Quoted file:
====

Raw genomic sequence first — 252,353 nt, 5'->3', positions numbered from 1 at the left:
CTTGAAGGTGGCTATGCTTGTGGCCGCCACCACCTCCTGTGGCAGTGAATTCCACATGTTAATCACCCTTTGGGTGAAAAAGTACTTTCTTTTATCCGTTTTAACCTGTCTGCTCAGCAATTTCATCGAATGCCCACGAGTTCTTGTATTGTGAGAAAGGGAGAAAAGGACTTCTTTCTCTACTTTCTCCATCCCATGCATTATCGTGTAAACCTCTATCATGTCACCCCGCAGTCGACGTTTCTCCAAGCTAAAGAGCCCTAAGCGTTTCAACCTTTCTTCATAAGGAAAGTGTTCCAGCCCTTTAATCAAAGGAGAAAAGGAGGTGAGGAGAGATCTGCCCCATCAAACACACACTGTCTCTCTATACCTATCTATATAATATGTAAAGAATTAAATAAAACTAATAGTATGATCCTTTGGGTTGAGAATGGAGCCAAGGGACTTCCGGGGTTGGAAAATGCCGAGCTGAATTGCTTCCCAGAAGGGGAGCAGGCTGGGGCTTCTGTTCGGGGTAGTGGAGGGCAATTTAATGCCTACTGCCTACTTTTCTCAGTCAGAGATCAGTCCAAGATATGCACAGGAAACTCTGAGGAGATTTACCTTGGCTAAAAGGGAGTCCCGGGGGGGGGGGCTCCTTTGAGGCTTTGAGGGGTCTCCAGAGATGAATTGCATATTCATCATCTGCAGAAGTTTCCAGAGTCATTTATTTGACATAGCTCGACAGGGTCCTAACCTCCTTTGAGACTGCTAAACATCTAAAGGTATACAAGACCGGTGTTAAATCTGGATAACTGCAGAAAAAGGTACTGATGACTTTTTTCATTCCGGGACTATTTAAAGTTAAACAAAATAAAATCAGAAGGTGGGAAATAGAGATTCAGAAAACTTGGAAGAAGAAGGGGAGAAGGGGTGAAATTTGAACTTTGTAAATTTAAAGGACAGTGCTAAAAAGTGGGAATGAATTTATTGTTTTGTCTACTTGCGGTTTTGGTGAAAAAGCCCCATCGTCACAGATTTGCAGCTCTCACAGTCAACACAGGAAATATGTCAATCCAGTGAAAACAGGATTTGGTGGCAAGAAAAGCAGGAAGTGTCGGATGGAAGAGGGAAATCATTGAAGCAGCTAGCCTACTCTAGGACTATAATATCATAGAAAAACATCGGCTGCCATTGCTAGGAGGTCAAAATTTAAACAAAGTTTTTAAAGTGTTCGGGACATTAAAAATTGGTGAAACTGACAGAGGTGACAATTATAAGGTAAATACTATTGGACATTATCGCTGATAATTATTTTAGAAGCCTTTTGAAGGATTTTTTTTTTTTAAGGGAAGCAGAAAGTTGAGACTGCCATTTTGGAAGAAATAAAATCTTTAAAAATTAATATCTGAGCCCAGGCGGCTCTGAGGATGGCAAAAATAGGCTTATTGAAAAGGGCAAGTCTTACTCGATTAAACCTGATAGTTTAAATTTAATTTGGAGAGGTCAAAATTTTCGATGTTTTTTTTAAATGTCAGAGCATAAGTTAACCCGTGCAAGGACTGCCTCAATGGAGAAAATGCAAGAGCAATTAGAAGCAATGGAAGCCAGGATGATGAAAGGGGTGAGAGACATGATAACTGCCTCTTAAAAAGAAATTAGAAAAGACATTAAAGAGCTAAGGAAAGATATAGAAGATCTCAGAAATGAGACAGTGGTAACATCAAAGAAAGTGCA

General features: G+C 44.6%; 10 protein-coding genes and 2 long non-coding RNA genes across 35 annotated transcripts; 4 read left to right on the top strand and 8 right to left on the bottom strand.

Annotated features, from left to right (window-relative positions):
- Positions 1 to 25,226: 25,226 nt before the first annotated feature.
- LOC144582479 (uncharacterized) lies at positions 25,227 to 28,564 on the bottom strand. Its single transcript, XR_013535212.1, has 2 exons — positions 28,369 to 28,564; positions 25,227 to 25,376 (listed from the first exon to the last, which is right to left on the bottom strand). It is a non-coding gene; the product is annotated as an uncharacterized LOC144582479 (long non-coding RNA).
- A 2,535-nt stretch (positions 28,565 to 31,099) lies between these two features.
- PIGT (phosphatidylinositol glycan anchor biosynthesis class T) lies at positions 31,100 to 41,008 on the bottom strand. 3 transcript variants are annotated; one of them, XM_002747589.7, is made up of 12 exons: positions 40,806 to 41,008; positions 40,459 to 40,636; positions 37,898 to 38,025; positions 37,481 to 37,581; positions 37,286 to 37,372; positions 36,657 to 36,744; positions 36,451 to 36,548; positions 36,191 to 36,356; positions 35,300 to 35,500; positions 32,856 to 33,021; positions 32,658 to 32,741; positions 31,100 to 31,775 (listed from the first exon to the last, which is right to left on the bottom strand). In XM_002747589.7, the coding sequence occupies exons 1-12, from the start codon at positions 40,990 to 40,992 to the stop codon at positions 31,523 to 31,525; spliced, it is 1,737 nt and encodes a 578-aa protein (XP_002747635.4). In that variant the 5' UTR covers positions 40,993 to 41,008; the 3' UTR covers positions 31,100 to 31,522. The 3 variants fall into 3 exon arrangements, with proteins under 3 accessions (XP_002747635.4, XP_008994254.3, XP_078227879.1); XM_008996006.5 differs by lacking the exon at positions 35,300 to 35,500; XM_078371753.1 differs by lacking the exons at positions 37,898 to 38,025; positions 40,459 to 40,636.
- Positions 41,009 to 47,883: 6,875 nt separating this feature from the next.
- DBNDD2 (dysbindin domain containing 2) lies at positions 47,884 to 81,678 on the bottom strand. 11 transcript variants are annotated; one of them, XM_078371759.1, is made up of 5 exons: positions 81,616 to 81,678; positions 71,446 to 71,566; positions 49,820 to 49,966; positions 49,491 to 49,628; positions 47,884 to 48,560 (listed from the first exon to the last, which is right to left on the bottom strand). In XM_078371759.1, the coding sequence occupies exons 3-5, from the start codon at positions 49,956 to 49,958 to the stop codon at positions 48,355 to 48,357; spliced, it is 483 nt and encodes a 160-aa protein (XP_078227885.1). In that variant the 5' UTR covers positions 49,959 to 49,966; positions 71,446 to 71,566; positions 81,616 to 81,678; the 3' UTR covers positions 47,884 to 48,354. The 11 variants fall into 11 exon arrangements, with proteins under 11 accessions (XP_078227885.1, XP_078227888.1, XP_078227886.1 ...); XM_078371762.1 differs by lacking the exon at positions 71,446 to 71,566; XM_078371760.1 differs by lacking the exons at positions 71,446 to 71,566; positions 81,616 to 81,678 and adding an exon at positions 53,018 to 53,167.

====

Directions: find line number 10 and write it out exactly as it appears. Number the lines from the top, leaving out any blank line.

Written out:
- DBNDD2 (dysbindin domain containing 2) lies at positions 47,884 to 81,678 on the bottom strand. 11 transcript variants are annotated; one of them, XM_078371759.1, is made up of 5 exons: positions 81,616 to 81,678; positions 71,446 to 71,566; positions 49,820 to 49,966; positions 49,491 to 49,628; positions 47,884 to 48,560 (listed from the first exon to the last, which is right to left on the bottom strand). In XM_078371759.1, the coding sequence occupies exons 3-5, from the start codon at positions 49,956 to 49,958 to the stop codon at positions 48,355 to 48,357; spliced, it is 483 nt and encodes a 160-aa protein (XP_078227885.1). In that variant the 5' UTR covers positions 49,959 to 49,966; positions 71,446 to 71,566; positions 81,616 to 81,678; the 3' UTR covers positions 47,884 to 48,354. The 11 variants fall into 11 exon arrangements, with proteins under 11 accessions (XP_078227885.1, XP_078227888.1, XP_078227886.1 ...); XM_078371762.1 differs by lacking the exon at positions 71,446 to 71,566; XM_078371760.1 differs by lacking the exons at positions 71,446 to 71,566; positions 81,616 to 81,678 and adding an exon at positions 53,018 to 53,167.